- Provide the evidence to support the policies and regulatory activities of the Scottish Government through a programme of monitoring and research
- Perform regulatory and enforcement activities
- Represent the Scottish Government at national and international meetings
Marine Scotland Science is organised into four networks, which in turn have specific Science Programmes which cover:
- Environment, Monitoring and Assessment
- Renewables and Energy
- Planning and Environmental Advice
- Sea Fisheries
- Aquaculture and Fish Health
- Freshwater Fisheries
- Science Operations
- Marine Analytical Unit
These are supported by the Business Operations and Information Technology Programme.
The science programmes monitor the aquatic environment and the life it supports, often setting this within a socio-economic context through collaboration with our Marine Analytical Unit. Strategic research on topics related to Scottish seas, rivers and lochs and the fish and other wildlife that live there ensures we increase our understanding of marine and freshwater ecosystems. Our long-term time series (one dating back to 1893) are essential for understanding natural variation and, ultimately, human induced changes in our seas and rivers. Our science activities are enhanced by our engineering section which allows Marine Scotland Science to design and build specialist marine samplers and other equipment. Our net riggers allow us to test technical improvements to nets.
Marine Scotland Science houses state of the art aquaria which can function at full or partial salinity. Theses modern aquaria are suitable for a wide range of experimentation including challenge experiments due to the excellent containment facilities. In addition to the two large ships, Marine Scotland Science operates several smaller ships, one of which is dedicated to our ecosystem monitoring site located 3 nautical miles from Stonehaven which is situated 15 miles south of Aberdeen. This site has been sampled on a weekly basis since 1997 for temperature, salinity, nutrients, chlorophyll, phytoplankton and zooplankton. More recently samples have been collected for the assessment of ocean acidification. Marine Scotland Science operates a second ecosystem monitoring site at Loch Ewe on the west coast of Scotland and has other coastal monitoring sites, at which primarily temperature and salinity are measured, around the Scottish coast.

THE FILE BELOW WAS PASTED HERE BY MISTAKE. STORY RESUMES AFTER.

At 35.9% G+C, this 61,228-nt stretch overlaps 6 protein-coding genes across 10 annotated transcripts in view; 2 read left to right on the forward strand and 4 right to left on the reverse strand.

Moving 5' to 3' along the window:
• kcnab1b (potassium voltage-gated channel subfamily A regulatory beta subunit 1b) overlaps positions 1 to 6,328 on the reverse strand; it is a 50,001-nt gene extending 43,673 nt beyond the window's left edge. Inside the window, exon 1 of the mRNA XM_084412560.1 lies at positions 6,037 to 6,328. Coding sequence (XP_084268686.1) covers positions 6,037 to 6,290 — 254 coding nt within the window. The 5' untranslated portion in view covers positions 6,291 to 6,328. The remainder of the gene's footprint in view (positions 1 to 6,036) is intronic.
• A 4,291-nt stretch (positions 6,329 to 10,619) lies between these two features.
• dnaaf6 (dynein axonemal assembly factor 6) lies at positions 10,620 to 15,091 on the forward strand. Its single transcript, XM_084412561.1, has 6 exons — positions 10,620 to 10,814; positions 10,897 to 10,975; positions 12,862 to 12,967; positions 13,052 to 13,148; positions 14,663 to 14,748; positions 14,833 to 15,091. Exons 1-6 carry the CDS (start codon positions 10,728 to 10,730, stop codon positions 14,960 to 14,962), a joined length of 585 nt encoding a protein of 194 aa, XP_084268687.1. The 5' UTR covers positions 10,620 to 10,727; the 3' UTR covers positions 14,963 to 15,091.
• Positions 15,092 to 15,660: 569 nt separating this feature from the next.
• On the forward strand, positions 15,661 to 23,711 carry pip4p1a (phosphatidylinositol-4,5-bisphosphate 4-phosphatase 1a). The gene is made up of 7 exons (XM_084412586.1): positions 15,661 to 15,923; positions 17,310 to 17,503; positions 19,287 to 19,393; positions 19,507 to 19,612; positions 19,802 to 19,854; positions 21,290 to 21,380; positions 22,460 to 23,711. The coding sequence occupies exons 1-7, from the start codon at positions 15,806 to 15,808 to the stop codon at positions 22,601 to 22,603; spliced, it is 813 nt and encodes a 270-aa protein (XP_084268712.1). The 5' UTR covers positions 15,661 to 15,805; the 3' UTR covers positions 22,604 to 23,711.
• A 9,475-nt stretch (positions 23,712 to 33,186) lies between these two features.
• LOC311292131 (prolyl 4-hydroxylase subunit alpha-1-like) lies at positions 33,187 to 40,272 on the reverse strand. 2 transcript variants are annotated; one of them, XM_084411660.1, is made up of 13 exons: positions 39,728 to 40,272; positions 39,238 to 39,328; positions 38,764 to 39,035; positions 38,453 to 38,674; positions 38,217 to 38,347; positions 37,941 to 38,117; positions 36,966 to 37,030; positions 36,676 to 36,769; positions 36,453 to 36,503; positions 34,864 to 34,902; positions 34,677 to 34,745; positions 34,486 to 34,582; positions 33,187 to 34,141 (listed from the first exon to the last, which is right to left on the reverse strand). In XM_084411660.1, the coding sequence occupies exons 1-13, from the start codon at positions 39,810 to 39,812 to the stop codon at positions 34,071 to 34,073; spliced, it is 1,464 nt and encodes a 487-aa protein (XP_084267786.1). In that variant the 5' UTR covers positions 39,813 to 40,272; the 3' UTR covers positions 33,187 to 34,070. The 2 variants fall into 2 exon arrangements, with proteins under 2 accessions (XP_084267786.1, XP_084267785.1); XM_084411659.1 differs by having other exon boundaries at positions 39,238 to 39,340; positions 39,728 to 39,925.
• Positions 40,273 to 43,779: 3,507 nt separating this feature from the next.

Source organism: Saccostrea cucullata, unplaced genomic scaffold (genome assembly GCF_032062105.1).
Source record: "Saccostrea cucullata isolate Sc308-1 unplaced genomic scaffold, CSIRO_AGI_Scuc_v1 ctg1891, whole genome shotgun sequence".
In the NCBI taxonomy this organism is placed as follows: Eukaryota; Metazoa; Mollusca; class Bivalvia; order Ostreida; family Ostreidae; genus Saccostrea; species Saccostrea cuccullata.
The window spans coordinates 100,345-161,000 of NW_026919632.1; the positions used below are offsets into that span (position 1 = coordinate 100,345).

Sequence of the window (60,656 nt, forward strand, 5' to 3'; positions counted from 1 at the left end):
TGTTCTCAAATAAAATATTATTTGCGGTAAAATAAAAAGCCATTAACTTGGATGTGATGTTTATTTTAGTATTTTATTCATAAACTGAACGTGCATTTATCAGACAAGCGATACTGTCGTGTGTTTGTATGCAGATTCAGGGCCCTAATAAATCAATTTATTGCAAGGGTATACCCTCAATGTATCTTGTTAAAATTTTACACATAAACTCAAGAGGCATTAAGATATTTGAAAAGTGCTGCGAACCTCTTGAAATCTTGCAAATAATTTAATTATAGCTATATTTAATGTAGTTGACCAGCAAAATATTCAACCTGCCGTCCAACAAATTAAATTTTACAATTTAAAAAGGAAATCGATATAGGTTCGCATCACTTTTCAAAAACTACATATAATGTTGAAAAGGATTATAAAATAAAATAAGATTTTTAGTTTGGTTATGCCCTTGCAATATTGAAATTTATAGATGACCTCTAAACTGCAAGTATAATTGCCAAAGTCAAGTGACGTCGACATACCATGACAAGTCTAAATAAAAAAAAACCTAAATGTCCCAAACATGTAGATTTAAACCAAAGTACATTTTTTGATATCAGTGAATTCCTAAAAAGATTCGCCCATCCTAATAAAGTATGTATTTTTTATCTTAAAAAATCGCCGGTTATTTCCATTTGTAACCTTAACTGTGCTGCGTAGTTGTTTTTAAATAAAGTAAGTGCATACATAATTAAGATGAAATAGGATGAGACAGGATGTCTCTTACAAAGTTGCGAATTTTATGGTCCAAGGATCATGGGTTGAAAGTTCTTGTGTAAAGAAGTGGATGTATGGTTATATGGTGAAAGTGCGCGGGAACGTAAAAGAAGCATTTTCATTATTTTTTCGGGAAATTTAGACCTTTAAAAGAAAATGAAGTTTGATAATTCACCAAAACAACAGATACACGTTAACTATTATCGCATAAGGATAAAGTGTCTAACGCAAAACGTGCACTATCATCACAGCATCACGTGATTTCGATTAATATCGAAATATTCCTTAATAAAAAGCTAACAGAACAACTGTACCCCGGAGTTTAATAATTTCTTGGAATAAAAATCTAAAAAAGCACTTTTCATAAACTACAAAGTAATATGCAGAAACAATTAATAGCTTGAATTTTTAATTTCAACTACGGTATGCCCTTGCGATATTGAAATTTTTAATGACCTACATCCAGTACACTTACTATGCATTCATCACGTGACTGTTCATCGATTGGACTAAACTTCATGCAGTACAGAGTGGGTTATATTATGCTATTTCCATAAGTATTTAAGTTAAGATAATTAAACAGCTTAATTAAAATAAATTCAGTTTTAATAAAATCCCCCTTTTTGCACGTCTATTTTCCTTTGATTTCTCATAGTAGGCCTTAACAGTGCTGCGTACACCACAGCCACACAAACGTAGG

Shore-based activities at the Marine Laboratory are conducted in well-equipped laboratories and aquaria. These cover areas including analytical chemistry (contaminants, nutrients, ocean acidification, micro-plastics), biology, ecotoxicology, acoustics, virology, bacteriology, pathology, physics, ecology, plankton, otolith reading, fish scale reading and a fish house. The freshwater field stations are backed up by modern laboratories at the Freshwater Fisheries Laboratory.
MSS has modern engineering and electronic workshops and is developing an integrated quality, data and information management system. Many areas of our science operate within an externally assessed accreditation system. Our statisticians ensure a sound statistical basis to our science which is fundamental when developing advice . The well-established libraries in both Aberdeen and Pitlochry hold some 20,000 volumes.
Our two marine research ships (MRV Scotia and MRV Alba na Mara) ensure that we have excellent platforms from which to study both our near shore and offshore ecosystems, including the deep waters to the west of Scotland.